Image: jscreationzs / FreeDigitalPhotos.net

    WordPress gallery can’t save or link to external URLs

    UPDATE:  Several years have passed and this problem still exists.  However now there is a nice simple plugin that fixes it.  It’s called WP Gallery Custom Links.  It’s working for me.  Hopefully it will for you too.  I updated the first of the three images in my broken example gallery to an external URL as a test.

    Sorry about this lame-o post right in the middle of my blog, but this is a bug that’s best documented with a post so’s the WordPress folks can see what’s going on.

    I’m running the current version of WordPress here (3.1.3 as of this writing)

    I, and many, would like to be able to insert a gallery of pictures into our posts and specify external links for each picture in the little gallery-editor that comes with WordPress. The problem used to be that WordPress users could not make the Save function work, the Link URL wasn’t being saved in the editor. That problem is documented in the WordPress bug-tracking system as problem number 13429 .

    Sergey came up with a work-around plugin that people can add to their WordPress which solves part of the problem.  Downloading and enabling this temporary plug-in indeed fixes “I can’t save external URLs in the gallery editor” problem.  I’ve linked all of the images on this page to three of my domains (www.geezercast.com, www.kz0c.com and www.bar.com) to illustrate the problem as it stands right now.

    If I add all the images individually, they will all point at external URLs, like this;

     

     

     

    BUT that’s not what people want to do — they want to be able to post the whole gallery (in this case all three images) at the same time, and have the thumbnails in the gallery point to external links, not to the image file or an attachment page.  I’ll insert the gallery this time, using the “attachment page” option as an example.  What people want to happen is exactly what happened above — 3 pictures pointing, in this case, to geezercast.com, kz0c.com and bar.com.  What happens instead is this;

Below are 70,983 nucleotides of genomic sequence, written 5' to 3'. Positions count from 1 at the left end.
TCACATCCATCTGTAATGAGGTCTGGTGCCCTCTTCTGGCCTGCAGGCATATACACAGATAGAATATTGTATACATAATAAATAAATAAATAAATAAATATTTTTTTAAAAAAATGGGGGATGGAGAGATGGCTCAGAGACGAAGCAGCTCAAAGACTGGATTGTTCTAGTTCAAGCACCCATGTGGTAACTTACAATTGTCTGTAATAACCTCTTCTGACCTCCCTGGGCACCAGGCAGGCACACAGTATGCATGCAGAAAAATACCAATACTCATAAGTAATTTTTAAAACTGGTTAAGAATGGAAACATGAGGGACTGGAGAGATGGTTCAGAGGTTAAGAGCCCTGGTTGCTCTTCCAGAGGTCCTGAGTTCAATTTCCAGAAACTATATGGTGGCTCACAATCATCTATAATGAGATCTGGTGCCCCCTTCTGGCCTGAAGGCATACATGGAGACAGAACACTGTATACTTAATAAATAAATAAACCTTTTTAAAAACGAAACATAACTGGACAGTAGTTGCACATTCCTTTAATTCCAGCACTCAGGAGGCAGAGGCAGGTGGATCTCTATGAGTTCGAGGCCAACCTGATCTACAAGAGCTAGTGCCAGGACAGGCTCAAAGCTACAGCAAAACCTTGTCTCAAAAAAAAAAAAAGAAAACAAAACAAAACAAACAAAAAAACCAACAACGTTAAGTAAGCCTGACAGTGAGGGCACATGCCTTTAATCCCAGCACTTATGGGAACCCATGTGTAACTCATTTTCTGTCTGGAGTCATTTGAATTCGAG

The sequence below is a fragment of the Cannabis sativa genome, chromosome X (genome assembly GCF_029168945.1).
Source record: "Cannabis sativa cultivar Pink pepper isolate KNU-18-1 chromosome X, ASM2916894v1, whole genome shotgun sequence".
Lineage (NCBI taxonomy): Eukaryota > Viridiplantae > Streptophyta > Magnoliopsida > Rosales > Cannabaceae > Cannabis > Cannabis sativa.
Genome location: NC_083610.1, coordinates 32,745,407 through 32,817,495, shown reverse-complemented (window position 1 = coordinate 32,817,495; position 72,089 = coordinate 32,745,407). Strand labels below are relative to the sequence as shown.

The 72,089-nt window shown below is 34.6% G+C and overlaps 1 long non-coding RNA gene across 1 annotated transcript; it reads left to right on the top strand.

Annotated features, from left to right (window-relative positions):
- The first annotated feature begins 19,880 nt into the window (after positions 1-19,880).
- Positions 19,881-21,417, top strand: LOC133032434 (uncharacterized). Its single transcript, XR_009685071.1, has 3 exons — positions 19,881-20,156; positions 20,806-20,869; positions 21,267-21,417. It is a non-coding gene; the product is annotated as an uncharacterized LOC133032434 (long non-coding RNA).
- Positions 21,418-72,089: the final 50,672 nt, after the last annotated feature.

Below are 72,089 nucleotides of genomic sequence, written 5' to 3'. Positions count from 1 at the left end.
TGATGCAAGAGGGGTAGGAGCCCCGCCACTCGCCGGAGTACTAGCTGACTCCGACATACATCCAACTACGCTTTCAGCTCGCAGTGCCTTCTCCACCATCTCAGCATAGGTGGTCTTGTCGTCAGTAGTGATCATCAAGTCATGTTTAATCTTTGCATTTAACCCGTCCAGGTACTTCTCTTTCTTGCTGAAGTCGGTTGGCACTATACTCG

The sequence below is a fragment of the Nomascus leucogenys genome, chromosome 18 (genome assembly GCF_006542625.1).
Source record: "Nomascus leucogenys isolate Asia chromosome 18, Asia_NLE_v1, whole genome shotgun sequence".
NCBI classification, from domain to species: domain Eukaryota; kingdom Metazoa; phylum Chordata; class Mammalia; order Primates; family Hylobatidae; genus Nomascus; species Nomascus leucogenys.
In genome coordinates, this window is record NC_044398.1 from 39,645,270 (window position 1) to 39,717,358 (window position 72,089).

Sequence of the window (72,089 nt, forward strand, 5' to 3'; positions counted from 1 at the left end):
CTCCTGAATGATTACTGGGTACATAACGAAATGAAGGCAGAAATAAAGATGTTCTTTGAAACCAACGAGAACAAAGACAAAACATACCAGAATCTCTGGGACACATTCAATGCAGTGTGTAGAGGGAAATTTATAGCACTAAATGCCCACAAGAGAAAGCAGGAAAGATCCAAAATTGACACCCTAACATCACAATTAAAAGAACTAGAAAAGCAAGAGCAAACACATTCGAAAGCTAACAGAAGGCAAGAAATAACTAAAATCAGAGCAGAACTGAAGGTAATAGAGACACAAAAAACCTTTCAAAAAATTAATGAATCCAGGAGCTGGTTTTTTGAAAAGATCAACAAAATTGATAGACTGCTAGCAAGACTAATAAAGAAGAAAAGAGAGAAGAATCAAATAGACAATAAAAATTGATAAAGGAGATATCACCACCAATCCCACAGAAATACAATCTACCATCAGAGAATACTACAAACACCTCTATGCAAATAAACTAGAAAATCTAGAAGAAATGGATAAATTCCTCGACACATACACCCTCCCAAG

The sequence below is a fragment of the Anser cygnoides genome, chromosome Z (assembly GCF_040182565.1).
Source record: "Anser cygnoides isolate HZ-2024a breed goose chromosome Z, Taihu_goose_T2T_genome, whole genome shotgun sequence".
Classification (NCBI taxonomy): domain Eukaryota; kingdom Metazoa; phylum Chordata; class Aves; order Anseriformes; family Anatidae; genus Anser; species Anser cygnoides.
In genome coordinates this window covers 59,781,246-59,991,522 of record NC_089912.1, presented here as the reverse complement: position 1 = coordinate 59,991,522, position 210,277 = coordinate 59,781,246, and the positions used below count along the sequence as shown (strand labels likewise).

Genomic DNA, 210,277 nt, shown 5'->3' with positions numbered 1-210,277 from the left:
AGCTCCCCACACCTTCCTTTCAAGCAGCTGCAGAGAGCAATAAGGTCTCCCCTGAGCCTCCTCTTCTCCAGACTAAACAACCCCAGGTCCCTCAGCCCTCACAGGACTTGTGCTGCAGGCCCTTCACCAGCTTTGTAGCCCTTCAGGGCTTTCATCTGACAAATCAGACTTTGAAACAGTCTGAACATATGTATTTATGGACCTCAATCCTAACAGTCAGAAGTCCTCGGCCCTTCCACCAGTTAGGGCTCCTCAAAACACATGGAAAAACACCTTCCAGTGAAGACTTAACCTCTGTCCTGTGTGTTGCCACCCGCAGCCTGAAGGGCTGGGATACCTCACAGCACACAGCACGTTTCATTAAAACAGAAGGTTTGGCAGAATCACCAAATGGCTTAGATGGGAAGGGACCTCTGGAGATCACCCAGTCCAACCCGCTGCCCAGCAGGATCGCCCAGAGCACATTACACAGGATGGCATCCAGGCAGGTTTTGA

Changing that “Attachment page” to “image file” option just makes the thumbnails link to the images.  So in neither case can a person use the WordPress gallery to link a series of pictures to external URLs.

    So this may be a combination of a bug and a feature.  The “can’t save Link URLs” problem is solved with Sergey’s little shim, and will hopefully be released into the production release soon.  But the real problem, “I can’t point gallery-thumbnails at external URLs,” still exists.

    Here’s a gallery that behaves “the right way” — using this great hack of the NextGen Gallery and NextGen Gallery Custom Fields plugins.

    [nggallery id=1]

     

    Any chance that we could get that ability in the normal gallery?  The hack wasn’t hard, but it’s pretty intimidating for “normal” users and seems like an easy add-on to the existing Gallery function.

     

    Carlos and Susana

    Our friends Carlo and Susana came to visit the farm over the weekend.  Carlos rode his bike 102 miles to get here.

    Here he comes, in for a landing

    Woohoo!  pretty happy about the effort

    A little tired, no?

    Susana joined us a little later and we sat down to have a Marcie home-cooked Indian-cuisine dinner

    Here’s another picture of the table.  Diwali lamp in the middle — a little early for “real” Diwali, but close enough…

    Carlos is still tired from his ride.

    We were hoping for great stars that night so Carlos could do a cool time-lapse photograph but the dang moon was too bright…

    Next morning we set out on a walks to see the farm.

    We wound up taking pictures on the bench above Big View Prairie.  Susana had better luck with her camera than Carlos did.

    But things worked out in the end.


    Then, it was time to play with the toys.  Here we’re checking Carlos and Susana out on the PowerTracDor.

    Carlos had first bash at the “mow down the trees” project.

    Looks like he had a pretty good time.

    Then I guess I decided to show Susana how to use the PowerTracDor as an airplane or something.  I still haven’t figured out what I was demonstrating with that hand motion.

    Susana had a pretty good time too!

    I think this photo could be used as a publicity photo for PowerTrac.

    Then we had a little lunch, booked on down to the Mississippi for a quick check-out ride to see if the motor was finally fixed (it was!) and then off to the Harbor View for dinner.

    A great time was had by all.

    Panorama shots of the farm

    Here’s a series of Morning Walk panorama shots — a nice perspective on the farm.  I have a new camera that has this cool setting where it takes 100 pictures as you swish it across a wide scene and then immediately stitches them together for you.   Not technically-better pictures.  But really neat pictures…  Click on the thumbnails so you can see the big versions.

    Looking north - entrance to 3-Finger Valley